Dr. Selva Ramachandran, Resident Representative, UNDP Philippines
Building Back Biodiversity
May 18, 2023
This year’s International Day for Biodiversity is a strong call for all of us to walk the talk when it comes to protecting our biodiversity areas. It’s theme, “From Agreement to Action: Build Back Biodiversity,” holds meaning as it prompts to rejuvenate our passion, commitment and hope for the future generation with the adoption of the Kunming-Montreal Global Biodiversity Framework at COP 15. While there have been significant biodiversity-related interventions when we launched the 2030 Agenda and development partners have publicly committed their resources for nature and climate, we still have quite a long way to go. At the brink of what is considered a Planetary Emergency, the cost of inaction in the face of a deteriorating planet is severe. The world is on track to breach a critical warming threshold in the next five years.
The Philippines is known as one of the world's 18 megadiverse countries. It is home to two-thirds of the Earth's biodiversity, and between 70% and 80% of the world's plant and animal species. The country also ranks fifth in the number of plant species, and maintains 5% of the world's flora.
The Philippines has over 50,000 plant species, including over 3,000 endemic species. Moreover, it has over 100,000 animal species, including over 500 endemic species. The country’s over 7,000 islands is home to a variety of rainforests, mangrove forests, coral reefs, and other ecosystems.
The Philippines' biodiversity is a valuable resource that provides many benefits to the country and the world. Biodiversity provides food, water, medicine, and other resources. It also helps to regulate the climate and protect our people against natural disasters.
However, only 37.47% of the country’s Key Biodiversity Areas are protected by law. Given the DENR Biodiversity Management Bureau’s roadmap, protection coverage of terrestrial areas needs to increase from what is currently 4.54 million hectares to 5.55 million hectares. On coastal areas, there is a need to increase protection from 3.14 million hectares to 35.03 million hectares.
These numbers can only be achieved through our collaborative action. Together, we can build the resilience of our treasured ecosystems, local governments and communities.
To support the Department of Natural Resources, UNDP and other development partners have committed to move and mobilize action to achieve the Philippines’ biodiversity targets outlined in the Philippines Biodiversity Strategy and Action Plan (PBSAP). The support of the Global Environment Facility (GEF) through UNDP have been pivotal contributions to natural resources management and biodiversity conservation through the engagement with local communities. Not only that, soon, with support from the GEF, we will be supporting the Biodiversity Management Bureau with the updating of their PBSAP and drafting of their 7th National Report.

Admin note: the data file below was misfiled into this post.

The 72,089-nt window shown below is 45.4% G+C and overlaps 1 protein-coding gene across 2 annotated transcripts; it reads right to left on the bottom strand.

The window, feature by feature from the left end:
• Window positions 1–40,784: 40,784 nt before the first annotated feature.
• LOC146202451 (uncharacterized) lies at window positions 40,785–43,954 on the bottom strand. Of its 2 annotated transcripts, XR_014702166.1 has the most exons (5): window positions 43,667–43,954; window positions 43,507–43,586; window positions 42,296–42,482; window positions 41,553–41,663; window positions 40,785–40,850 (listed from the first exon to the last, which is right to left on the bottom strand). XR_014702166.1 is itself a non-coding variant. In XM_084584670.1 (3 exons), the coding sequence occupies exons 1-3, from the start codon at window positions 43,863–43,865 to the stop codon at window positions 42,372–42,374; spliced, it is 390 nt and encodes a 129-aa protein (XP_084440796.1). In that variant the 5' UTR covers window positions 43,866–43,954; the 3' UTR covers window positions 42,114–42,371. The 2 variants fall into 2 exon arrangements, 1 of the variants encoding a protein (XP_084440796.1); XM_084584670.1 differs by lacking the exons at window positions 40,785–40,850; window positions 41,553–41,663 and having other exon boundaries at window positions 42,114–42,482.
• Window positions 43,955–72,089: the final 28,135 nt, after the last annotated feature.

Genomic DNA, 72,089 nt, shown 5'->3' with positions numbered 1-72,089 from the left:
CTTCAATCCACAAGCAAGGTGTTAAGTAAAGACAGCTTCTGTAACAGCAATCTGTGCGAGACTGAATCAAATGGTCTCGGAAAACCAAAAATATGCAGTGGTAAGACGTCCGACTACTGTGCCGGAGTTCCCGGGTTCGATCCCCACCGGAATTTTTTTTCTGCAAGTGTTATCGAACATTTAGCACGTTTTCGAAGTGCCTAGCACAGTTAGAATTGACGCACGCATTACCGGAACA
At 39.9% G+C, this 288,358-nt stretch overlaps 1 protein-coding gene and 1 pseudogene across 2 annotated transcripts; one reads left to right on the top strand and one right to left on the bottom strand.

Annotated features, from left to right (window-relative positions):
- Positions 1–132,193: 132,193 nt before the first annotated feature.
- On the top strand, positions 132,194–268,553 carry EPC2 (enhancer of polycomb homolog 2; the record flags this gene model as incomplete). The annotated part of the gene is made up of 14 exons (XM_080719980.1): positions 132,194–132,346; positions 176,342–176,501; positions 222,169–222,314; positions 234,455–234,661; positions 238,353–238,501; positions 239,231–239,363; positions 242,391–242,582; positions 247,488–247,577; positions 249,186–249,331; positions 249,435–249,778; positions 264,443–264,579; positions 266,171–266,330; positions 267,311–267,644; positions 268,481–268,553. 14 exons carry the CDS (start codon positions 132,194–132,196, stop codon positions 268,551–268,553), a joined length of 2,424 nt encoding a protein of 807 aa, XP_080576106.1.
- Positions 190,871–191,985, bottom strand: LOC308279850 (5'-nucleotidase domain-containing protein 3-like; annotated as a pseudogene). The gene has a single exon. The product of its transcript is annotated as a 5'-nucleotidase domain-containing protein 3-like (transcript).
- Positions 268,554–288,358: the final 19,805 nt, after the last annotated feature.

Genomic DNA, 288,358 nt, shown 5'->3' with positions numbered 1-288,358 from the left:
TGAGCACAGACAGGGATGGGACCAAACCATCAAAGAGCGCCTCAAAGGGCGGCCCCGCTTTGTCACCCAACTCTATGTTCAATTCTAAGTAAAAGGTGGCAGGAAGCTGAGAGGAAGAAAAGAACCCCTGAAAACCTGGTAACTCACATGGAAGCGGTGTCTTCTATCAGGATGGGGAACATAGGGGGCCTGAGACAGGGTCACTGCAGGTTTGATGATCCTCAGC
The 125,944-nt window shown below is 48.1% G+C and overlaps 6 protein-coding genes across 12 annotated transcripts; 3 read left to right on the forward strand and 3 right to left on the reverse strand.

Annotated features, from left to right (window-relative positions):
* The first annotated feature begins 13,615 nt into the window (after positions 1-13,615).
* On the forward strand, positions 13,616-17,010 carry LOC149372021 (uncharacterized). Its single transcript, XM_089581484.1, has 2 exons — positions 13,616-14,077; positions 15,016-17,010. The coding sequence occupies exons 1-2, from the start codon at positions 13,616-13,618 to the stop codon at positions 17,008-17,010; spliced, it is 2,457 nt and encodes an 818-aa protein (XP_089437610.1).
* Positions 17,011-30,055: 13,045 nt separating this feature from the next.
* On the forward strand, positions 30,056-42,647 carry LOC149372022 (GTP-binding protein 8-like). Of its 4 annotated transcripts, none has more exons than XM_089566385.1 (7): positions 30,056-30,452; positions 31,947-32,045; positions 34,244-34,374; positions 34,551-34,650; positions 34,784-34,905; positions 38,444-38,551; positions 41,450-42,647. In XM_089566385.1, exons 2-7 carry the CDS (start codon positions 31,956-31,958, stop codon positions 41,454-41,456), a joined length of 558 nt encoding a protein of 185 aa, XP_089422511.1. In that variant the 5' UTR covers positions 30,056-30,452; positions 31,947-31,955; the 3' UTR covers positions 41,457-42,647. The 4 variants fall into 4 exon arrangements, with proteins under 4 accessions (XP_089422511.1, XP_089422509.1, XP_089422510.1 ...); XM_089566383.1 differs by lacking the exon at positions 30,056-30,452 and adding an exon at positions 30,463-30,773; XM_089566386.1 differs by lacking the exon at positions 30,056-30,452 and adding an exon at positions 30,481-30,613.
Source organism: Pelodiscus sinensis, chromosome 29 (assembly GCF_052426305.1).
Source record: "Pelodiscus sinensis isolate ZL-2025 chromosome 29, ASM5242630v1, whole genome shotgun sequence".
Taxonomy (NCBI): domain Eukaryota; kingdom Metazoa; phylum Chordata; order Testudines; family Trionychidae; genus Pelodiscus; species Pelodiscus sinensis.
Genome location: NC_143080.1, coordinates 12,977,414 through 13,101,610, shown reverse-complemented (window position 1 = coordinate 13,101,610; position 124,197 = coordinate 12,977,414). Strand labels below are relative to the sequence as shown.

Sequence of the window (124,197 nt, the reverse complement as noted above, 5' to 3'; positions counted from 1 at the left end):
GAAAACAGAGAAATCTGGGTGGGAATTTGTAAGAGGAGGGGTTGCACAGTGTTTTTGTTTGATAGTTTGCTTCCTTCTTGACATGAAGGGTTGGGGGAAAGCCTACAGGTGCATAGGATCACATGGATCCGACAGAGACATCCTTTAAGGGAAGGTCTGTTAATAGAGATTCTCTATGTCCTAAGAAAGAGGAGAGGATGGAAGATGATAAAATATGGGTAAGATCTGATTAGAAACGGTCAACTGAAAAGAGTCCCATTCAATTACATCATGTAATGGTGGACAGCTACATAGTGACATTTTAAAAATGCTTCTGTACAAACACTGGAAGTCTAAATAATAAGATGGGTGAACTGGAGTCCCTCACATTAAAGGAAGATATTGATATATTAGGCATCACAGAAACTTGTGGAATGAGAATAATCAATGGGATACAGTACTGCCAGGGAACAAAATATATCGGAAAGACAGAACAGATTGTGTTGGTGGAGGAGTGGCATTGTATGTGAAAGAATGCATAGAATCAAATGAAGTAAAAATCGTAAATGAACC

The government’s commitment and evident partnership-building work has enabled the broaden and improved biodiversity management interventions through the biodiversity corridor approach, improved capacities of Local Government Units (LGUs), empowerment of Civil Society Organizations (CSOs), increased biodiversity financing, wealth creation through fair and equitable access and benefit sharing mechanisms, and development of innovative local nature-based solutions for climate.
Recognizing nature-based solutions to improve biodiversity management and the participation of different stakeholders are critical to ensuring that biodiversity targets are met. For this, we will need the strong support of the private sector, whose existing and potential contributions to biodiversity cannot be underestimated. There is an urgent need for the government and development partners to work with the private sector in establishing the business case for biodiversity management interventions, and in ensuring that green and climate considerations are integrated in business models, both during project development and implementation stages.
It also bears noting that our communities, both indigenous and local communities, should be at the very heart of our biodiversity management interventions. They are the real voices and stewards of our rich biodiversity. It is through them that we are able to benefit from our resources.
We believe that through our collaborative efforts, we are building the resilience of our treasured ecosystems, local governments and communities.
The World Health Organization has declared that we are transitioning to the long-term management of COVID-19. Now, we can establish a more robust build back better strategy and concrete actions for resilience-building. We have survived a pandemic – now it’s time to Build Back Biodiversity beyond the agreements and through action. As the adage goes, there is no Planet B. [E]
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